You’ve probably heard the saying, “It’s only new once!” If your business brings out new products or services (most do), please take it to heart.
An introduction is the time to pull out all the stops. Go for a big splash. Grab attention while you can. If you don’t tell people about your new widget, thingy, or whatever, they won’t buy it. If you’re not excited about the new addition, no one else is going to be.
An integrated introduction program hits your audience from multiple directions – getting your message across quickly and cost efficiently. Here are some tactics you might want to include in your intro program:
- WEB SITE
An engaging, informative web presence is essential. You can even set up a separate site for your new offering and link it to your main site. I recommend keeping site designs similar so it looks like you’re the same company.
- TRADE SHOWS
If your new product or service needs to be experienced or demonstrated, the trade show environment may be right for you. Look for proven shows that draw the right audience. Then plan your trade show activities – pre-show to build traffic; at-show to maximize your presence; and post-show to follow up on leads.
Ads can get the word out FAST. For an important introduction, run print ads that are larger and more attention-grabbing than the norm. Consider running a multi-page ad or even an insert at the start of the campaign and down-sizing later.
Internet advertising like banners, buttons, and search ads can generate click-throughs to an introduction landing page or separate site. Start by thoroughly researching sites and key words.
Use an advertising consultant or agency to help you evaluate options and set up results measurement.
A news release is a must, but if this is a critical new offering, think beyond the basic. If you’re introducing at a trade show, a media kit and one-on-one editor interviews can get you more in-depth coverage. Or you may be able to work out an exclusive intro story with one publication.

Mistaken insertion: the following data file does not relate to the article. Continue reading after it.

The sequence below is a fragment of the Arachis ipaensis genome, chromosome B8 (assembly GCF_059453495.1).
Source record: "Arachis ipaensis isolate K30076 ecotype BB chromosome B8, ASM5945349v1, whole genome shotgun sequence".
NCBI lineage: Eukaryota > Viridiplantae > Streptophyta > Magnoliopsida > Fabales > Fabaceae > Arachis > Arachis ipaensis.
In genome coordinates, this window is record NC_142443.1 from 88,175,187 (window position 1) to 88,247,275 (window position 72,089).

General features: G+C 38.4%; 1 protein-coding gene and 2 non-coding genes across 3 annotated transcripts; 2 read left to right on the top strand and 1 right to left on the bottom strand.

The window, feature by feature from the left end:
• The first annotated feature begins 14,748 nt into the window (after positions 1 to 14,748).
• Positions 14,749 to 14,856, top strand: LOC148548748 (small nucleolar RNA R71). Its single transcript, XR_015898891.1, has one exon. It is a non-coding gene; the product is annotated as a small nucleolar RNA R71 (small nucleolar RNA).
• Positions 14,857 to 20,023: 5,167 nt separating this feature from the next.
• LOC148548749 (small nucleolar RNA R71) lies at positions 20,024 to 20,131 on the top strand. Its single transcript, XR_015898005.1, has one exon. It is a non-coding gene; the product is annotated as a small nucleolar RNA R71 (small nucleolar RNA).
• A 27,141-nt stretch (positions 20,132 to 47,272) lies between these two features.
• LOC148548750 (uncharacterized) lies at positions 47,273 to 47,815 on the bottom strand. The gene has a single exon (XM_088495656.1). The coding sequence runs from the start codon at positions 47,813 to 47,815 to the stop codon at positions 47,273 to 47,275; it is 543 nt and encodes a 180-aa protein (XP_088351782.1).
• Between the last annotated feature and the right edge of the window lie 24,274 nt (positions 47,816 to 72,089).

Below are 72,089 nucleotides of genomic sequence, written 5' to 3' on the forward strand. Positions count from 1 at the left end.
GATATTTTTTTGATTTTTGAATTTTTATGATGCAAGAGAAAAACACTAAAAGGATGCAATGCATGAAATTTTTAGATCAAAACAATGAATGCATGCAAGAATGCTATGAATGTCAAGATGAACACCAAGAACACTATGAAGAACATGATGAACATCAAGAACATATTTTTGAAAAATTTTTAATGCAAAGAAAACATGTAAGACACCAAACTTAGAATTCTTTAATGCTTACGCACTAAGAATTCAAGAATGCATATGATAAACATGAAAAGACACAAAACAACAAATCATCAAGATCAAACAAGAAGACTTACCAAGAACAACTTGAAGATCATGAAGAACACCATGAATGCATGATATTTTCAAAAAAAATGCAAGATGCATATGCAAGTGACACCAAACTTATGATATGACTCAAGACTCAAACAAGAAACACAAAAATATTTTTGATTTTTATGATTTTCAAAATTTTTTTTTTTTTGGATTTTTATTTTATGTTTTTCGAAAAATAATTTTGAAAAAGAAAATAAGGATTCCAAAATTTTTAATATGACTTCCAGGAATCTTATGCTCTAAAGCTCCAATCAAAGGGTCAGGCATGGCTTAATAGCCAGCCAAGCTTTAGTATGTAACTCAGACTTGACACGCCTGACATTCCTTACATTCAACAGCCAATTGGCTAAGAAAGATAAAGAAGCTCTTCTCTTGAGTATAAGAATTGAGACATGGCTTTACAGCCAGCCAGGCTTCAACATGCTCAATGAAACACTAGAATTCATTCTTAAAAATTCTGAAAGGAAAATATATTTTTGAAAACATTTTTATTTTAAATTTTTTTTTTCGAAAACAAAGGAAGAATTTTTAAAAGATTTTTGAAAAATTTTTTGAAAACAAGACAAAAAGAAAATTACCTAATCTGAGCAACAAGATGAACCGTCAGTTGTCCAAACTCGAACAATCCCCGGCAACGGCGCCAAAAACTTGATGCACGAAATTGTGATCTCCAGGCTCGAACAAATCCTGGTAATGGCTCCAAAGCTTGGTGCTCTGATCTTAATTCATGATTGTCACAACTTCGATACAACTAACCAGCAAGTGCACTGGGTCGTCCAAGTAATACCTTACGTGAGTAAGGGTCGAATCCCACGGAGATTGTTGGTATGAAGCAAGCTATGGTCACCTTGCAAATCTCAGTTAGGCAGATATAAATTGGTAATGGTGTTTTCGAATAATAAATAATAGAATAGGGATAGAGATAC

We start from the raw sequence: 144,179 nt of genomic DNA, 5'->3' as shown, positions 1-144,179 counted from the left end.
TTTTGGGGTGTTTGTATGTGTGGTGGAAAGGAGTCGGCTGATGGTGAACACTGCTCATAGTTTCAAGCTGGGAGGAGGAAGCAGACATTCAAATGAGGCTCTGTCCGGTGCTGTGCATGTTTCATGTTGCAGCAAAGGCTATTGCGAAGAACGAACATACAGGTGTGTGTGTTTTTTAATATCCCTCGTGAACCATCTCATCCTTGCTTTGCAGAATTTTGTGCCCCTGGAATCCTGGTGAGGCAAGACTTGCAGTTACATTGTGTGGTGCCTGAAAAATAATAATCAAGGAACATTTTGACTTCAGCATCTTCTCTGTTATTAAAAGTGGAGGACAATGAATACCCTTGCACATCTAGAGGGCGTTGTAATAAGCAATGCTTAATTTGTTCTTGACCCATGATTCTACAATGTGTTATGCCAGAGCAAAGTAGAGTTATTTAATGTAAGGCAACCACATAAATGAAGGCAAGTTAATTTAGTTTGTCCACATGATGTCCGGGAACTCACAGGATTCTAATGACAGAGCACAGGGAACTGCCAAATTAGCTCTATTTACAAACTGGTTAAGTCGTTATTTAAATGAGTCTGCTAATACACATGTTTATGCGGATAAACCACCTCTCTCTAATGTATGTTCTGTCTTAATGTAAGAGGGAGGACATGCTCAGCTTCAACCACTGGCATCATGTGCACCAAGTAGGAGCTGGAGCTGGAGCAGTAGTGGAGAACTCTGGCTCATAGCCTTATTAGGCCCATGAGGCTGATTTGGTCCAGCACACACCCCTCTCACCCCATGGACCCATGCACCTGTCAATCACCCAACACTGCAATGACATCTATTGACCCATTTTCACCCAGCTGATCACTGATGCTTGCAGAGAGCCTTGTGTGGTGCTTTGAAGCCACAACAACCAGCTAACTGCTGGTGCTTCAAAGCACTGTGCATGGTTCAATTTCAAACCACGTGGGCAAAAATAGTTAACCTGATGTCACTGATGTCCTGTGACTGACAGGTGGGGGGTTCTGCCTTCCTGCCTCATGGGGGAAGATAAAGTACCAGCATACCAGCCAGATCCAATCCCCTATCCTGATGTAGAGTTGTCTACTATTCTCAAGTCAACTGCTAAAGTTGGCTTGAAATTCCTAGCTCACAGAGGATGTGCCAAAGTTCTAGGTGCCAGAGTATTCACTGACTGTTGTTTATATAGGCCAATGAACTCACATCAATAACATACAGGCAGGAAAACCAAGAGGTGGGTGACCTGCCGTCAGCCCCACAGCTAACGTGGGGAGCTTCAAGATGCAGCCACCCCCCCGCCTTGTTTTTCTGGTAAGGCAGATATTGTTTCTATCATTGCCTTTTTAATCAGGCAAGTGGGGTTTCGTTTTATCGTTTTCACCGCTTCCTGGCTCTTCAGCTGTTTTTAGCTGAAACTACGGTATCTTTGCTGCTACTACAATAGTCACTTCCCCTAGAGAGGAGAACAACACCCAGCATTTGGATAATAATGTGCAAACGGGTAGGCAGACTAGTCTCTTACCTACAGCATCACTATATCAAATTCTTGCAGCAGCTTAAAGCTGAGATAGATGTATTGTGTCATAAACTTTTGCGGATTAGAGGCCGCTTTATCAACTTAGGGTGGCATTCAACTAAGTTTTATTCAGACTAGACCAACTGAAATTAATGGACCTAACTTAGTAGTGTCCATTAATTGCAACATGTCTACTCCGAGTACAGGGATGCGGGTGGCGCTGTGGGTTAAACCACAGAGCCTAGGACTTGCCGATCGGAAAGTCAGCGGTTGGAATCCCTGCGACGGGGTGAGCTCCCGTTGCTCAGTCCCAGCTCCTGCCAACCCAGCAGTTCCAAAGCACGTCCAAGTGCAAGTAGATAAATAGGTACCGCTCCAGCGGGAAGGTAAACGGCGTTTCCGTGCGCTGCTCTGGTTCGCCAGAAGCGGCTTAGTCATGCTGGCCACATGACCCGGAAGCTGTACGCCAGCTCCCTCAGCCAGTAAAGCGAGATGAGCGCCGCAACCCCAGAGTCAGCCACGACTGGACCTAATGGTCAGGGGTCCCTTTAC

- DIRECT MAIL
Use a pre-show mailer to build booth traffic. You can usually get a list from show management. Sen to THIS YEAR'S attendees for best results.
If your audience is small enough, you may be able to use direct mail to spread your product message and generate leads.
A brochure on your new product or service can be a great sales tool and serve as a lead follow-up piece, too. Include it in your media kit, too.
- OTHER STUFF
Premium items, newsletters, and more can be part of an introduction. Your objectives will point you towards the best things to do.
Premiums can work at trade shows and with direct mail. The best give-aways tie into the introduction's main message.
Newsletter are great education tools, but try to steer clear of self-serving content.
About the author
Claire Cunningham, president of Clairvoyant Communications, helps companies jumpstart their sales with increased visibility. She shares her expertise on her web site http://www.clairvoyantcommunications.com Sign up there for her monthly e-newsletter, Communiqué. Contact Claire at 1-763-546-0479, 1-612-709-6845 or firstname.lastname@example.org